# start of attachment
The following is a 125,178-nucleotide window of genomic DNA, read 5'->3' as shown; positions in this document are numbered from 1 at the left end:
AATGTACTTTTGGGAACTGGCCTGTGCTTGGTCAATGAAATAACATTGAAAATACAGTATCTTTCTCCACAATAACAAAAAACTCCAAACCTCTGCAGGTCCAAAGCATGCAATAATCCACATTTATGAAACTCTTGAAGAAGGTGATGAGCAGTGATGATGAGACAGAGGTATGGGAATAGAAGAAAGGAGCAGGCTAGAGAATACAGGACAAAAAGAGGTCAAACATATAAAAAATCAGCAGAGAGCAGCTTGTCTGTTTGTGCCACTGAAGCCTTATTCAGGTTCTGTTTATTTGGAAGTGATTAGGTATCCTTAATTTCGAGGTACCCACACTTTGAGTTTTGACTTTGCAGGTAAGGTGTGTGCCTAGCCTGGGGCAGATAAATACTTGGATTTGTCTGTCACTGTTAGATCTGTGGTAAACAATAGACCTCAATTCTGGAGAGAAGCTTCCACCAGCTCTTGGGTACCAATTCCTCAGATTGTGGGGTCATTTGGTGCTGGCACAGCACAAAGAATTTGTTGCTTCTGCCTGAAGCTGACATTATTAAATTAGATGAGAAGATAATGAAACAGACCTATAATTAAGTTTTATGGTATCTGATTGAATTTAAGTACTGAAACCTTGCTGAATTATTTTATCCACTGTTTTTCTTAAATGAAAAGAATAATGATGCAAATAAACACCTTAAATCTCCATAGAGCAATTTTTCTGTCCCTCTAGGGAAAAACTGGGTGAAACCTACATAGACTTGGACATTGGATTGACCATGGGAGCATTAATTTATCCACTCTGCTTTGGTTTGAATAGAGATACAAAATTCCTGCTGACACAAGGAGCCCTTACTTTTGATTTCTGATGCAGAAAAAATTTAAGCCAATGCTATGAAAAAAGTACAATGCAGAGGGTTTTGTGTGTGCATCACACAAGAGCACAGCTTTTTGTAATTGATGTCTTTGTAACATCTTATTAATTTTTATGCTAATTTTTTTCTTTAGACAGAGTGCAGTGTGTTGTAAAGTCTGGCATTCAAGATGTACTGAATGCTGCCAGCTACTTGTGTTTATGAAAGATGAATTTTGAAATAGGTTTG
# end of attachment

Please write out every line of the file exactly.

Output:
The following is a 125,178-nucleotide window of genomic DNA, read 5'->3' as shown; positions in this document are numbered from 1 at the left end:
AATGTACTTTTGGGAACTGGCCTGTGCTTGGTCAATGAAATAACATTGAAAATACAGTATCTTTCTCCACAATAACAAAAAACTCCAAACCTCTGCAGGTCCAAAGCATGCAATAATCCACATTTATGAAACTCTTGAAGAAGGTGATGAGCAGTGATGATGAGACAGAGGTATGGGAATAGAAGAAAGGAGCAGGCTAGAGAATACAGGACAAAAAGAGGTCAAACATATAAAAAATCAGCAGAGAGCAGCTTGTCTGTTTGTGCCACTGAAGCCTTATTCAGGTTCTGTTTATTTGGAAGTGATTAGGTATCCTTAATTTCGAGGTACCCACACTTTGAGTTTTGACTTTGCAGGTAAGGTGTGTGCCTAGCCTGGGGCAGATAAATACTTGGATTTGTCTGTCACTGTTAGATCTGTGGTAAACAATAGACCTCAATTCTGGAGAGAAGCTTCCACCAGCTCTTGGGTACCAATTCCTCAGATTGTGGGGTCATTTGGTGCTGGCACAGCACAAAGAATTTGTTGCTTCTGCCTGAAGCTGACATTATTAAATTAGATGAGAAGATAATGAAACAGACCTATAATTAAGTTTTATGGTATCTGATTGAATTTAAGTACTGAAACCTTGCTGAATTATTTTATCCACTGTTTTTCTTAAATGAAAAGAATAATGATGCAAATAAACACCTTAAATCTCCATAGAGCAATTTTTCTGTCCCTCTAGGGAAAAACTGGGTGAAACCTACATAGACTTGGACATTGGATTGACCATGGGAGCATTAATTTATCCACTCTGCTTTGGTTTGAATAGAGATACAAAATTCCTGCTGACACAAGGAGCCCTTACTTTTGATTTCTGATGCAGAAAAAATTTAAGCCAATGCTATGAAAAAAGTACAATGCAGAGGGTTTTGTGTGTGCATCACACAAGAGCACAGCTTTTTGTAATTGATGTCTTTGTAACATCTTATTAATTTTTATGCTAATTTTTTTCTTTAGACAGAGTGCAGTGTGTTGTAAAGTCTGGCATTCAAGATGTACTGAATGCTGCCAGCTACTTGTGTTTATGAAAGATGAATTTTGAAATAGGTTTG